Married students with children have a tough time financially, as well.
Andy Lyman, a senior journalism major, is a full-time student with a 3-year-old and a 13-month-old. He said his wife’s income puts them above the federal poverty line for a family of four, but without his added income as a student reporter at KUNM and his student loans, his family’s life would be different.
“I think probably we wouldn’t be living the lifestyle we have now without the student loans. We would have to adjust our housing situation,” he said. “I don’t think our kids would be in the daycare they’re in without them.”
He said that those student loans are the only support he gets from UNM, and that occasional leniency from teachers is the only assistance he gets as a student parent.
“There’s not really any support as far as being what they call a ‘non-traditional student,’” he said.
Mikki Browne said she began attending Central New Mexico Community College in 2009 and hoped to transfer into UNM’s journalism program.
During her first semester, she said, she attended classes three days a week, worked two days at a local clothing store, raised her two special-needs children, and did all of it with the help of Albuquerque’s bus system.
“I didn’t have time,” she said. “I was living on coffee and getting two to three hours of sleep a night, if I was lucky.”
She said she received SNAP and TANF benefits, but did not qualify for daycare assistance because she was not receiving child support from her children’s father.
According to CYFD’s parent guidelines, single parents must show proof of child support payments, proof of an open case with New Mexico’s Child Support Enforcement Division or proof that the absent parent was allowed by a judge to not pay child support.
After her first semester at CNM, Browne said, the unreliable schedule of the bus system and lack of stable child care for her children made it impossible to continue school.
“My teachers were very supportive, but they had a protocol to follow,” she said. “I almost never got my homework done on time.”
Two years later, she tried again at the for-profit Carrington College, hoping that its shorter semesters might make it easier for her to earn a degree, she said. After the first semester, Browne said, she had to drop out for the same reasons.
She said a transportation system dedicated to students would have allowed her to have a more flexible class schedule that would have made childcare easier, but because she was unable to get to evening classes she often found it hard to find a sitter for her children.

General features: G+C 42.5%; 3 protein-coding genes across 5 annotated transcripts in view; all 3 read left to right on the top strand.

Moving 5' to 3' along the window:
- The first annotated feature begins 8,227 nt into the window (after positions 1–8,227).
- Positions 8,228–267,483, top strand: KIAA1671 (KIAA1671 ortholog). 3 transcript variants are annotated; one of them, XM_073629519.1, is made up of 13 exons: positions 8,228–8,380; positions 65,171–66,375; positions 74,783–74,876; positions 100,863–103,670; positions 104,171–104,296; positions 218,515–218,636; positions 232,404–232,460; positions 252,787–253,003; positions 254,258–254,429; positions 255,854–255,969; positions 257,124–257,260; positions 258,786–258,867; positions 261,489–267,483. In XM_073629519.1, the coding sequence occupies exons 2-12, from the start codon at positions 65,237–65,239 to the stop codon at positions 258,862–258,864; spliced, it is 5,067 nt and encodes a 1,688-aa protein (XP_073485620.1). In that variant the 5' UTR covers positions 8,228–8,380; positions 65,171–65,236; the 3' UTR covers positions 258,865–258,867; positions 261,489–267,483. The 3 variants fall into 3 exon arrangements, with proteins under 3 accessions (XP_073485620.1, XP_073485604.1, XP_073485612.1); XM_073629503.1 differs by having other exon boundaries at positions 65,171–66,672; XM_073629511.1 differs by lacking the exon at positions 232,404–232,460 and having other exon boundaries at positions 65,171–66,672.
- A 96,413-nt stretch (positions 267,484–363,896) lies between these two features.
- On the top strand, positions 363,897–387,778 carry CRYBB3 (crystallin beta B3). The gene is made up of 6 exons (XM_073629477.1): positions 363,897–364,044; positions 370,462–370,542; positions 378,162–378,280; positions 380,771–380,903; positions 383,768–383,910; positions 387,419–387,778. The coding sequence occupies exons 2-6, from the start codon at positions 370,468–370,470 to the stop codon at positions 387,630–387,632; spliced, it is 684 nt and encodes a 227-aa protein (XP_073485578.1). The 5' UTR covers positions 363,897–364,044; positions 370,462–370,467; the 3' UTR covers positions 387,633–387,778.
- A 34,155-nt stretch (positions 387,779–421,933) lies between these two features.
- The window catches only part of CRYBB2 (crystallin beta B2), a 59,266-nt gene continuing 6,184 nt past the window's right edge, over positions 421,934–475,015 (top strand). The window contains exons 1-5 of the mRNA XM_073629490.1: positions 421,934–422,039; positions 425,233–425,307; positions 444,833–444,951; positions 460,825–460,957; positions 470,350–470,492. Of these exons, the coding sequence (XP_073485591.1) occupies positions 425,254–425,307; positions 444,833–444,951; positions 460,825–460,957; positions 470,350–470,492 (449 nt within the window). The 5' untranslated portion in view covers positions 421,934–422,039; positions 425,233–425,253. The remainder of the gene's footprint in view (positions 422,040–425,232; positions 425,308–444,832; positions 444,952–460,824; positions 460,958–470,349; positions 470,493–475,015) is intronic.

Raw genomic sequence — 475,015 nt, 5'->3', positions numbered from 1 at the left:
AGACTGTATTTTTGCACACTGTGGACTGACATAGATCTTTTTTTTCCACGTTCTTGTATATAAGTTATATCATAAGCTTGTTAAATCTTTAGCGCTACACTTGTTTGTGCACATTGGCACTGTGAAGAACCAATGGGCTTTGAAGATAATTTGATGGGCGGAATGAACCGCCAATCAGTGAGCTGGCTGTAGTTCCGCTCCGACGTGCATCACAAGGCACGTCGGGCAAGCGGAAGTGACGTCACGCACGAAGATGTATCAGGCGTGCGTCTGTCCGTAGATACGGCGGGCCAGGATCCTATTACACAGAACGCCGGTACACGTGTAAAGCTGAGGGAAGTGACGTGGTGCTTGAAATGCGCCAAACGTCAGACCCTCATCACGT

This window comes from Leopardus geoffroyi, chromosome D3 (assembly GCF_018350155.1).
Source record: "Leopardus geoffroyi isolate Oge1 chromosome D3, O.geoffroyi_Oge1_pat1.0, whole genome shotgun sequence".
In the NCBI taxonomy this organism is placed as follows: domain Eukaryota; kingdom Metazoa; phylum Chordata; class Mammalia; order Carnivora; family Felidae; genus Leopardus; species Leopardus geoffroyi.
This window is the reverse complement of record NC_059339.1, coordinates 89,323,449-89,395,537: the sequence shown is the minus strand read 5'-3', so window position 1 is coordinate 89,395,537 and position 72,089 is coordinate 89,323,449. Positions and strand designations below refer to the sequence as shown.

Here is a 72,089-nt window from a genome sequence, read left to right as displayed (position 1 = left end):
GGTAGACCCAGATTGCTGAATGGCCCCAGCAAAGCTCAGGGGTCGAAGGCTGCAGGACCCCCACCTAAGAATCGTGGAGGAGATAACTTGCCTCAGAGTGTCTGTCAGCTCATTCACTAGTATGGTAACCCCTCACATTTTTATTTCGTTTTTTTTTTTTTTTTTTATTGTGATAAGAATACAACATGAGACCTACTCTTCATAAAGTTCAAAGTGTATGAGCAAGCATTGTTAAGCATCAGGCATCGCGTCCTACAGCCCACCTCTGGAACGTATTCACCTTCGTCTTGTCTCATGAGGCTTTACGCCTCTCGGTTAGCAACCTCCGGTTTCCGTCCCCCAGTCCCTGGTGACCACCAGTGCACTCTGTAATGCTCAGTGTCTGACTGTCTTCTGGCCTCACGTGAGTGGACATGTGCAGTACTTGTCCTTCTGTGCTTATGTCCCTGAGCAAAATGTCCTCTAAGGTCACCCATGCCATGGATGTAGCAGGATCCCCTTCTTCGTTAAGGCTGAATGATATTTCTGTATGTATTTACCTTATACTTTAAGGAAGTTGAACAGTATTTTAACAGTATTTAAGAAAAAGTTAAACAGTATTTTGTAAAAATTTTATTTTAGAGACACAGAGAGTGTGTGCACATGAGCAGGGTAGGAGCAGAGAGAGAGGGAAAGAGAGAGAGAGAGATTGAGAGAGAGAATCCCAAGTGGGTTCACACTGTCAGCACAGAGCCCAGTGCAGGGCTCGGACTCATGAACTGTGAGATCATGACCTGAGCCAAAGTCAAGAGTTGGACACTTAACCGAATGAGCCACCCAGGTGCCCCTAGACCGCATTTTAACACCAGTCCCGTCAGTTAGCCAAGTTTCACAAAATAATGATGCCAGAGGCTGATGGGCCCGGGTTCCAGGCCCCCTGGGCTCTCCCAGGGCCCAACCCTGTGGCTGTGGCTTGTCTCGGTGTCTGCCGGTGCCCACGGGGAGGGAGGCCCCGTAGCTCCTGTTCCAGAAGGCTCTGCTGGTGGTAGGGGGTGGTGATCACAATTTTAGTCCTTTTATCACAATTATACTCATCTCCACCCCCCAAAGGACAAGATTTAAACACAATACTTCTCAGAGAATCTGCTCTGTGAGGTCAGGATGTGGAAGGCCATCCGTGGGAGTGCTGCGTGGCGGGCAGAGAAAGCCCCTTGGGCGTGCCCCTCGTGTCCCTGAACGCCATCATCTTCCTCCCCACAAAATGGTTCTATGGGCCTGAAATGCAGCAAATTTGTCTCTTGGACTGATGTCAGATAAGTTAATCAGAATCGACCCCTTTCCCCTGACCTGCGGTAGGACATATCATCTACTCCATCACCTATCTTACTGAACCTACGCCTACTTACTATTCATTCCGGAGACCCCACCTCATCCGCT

Now, she said, she’s in default on $25,000 worth of student loans and cannot continue her educational goals until she can pay for college out of pocket.
As an institution, UNM offers two things to students with children: a campus day care and family housing.
According to its website, the UNM Children’s Campus offers daycare services to students on a sliding scale, but has a wait list of two years.
UNM Student Family Housing offers 200 apartments with one, two or three bedrooms that range from $634 to $844 per month. These units are on a waiting list and usually become available near the beginning of each semester, according to the website.
Back at the Women’s Resource Center, Little said the current structure geared toward students who are young and single needs to change to better fit the changing student body.
She said she hopes to have better supports created for student parents within the next two years.
“This is an area that has to be attended to — has to be,” she said. “If we’re talking about student success, and we want to increase our graduation rates and we want to increase our retention and make sure all of our population has access to higher education, we have to fill in this gap. We’ve got to figure it out.”
Those supports won’t arrive before Parris graduates with her bachelor’s degree, but she said she hopes there are more opportunities when she is ready to attend graduate school. Until then, she said she will continue to make it work, because she believes her education is not just important to her, but to her son as well.
“I want to do it so I can better my life and give my son a better future,” she said. “I want to show my son you can do anything when you put your mind to it,”
University of Arizona – NO
University of Arkansas – NO
University of Colorado Boulder – NO
University of Iowa – YES
University of Kansas – NO
University of Kentucky – NO
University of Missouri-Columbia – NO
University of Nebraska-Lincoln – NO
University of Oklahoma-Norman – NO
University of Oregon – NO
University of South Carolina-Columbia – NO
University of Tennessee – NO
University of Texas at Austin – NO
University of Utah – NO
University of Virginia – YES
University of Washington – YES